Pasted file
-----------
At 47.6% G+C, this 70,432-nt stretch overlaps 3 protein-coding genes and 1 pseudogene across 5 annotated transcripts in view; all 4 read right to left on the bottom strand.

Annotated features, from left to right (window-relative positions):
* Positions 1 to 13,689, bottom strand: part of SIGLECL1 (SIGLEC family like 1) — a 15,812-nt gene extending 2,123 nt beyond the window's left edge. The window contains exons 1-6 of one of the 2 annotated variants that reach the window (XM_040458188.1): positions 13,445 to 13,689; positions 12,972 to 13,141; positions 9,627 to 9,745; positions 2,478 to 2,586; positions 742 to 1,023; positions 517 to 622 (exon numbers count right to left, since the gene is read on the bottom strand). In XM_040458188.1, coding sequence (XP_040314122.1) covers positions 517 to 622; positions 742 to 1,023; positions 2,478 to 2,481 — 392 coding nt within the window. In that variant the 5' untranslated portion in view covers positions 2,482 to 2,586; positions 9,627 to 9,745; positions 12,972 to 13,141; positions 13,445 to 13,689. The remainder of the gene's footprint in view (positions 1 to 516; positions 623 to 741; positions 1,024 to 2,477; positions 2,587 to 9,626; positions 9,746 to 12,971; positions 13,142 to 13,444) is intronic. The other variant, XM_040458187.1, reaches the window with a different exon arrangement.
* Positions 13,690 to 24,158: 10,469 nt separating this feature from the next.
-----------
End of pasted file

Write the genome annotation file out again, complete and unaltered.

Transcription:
At 47.6% G+C, this 70,432-nt stretch overlaps 3 protein-coding genes and 1 pseudogene across 5 annotated transcripts in view; all 4 read right to left on the bottom strand.

Annotated features, from left to right (window-relative positions):
* Positions 1 to 13,689, bottom strand: part of SIGLECL1 (SIGLEC family like 1) — a 15,812-nt gene extending 2,123 nt beyond the window's left edge. The window contains exons 1-6 of one of the 2 annotated variants that reach the window (XM_040458188.1): positions 13,445 to 13,689; positions 12,972 to 13,141; positions 9,627 to 9,745; positions 2,478 to 2,586; positions 742 to 1,023; positions 517 to 622 (exon numbers count right to left, since the gene is read on the bottom strand). In XM_040458188.1, coding sequence (XP_040314122.1) covers positions 517 to 622; positions 742 to 1,023; positions 2,478 to 2,481 — 392 coding nt within the window. In that variant the 5' untranslated portion in view covers positions 2,482 to 2,586; positions 9,627 to 9,745; positions 12,972 to 13,141; positions 13,445 to 13,689. The remainder of the gene's footprint in view (positions 1 to 516; positions 623 to 741; positions 1,024 to 2,477; positions 2,587 to 9,626; positions 9,746 to 12,971; positions 13,142 to 13,444) is intronic. The other variant, XM_040458187.1, reaches the window with a different exon arrangement.
* Positions 13,690 to 24,158: 10,469 nt separating this feature from the next.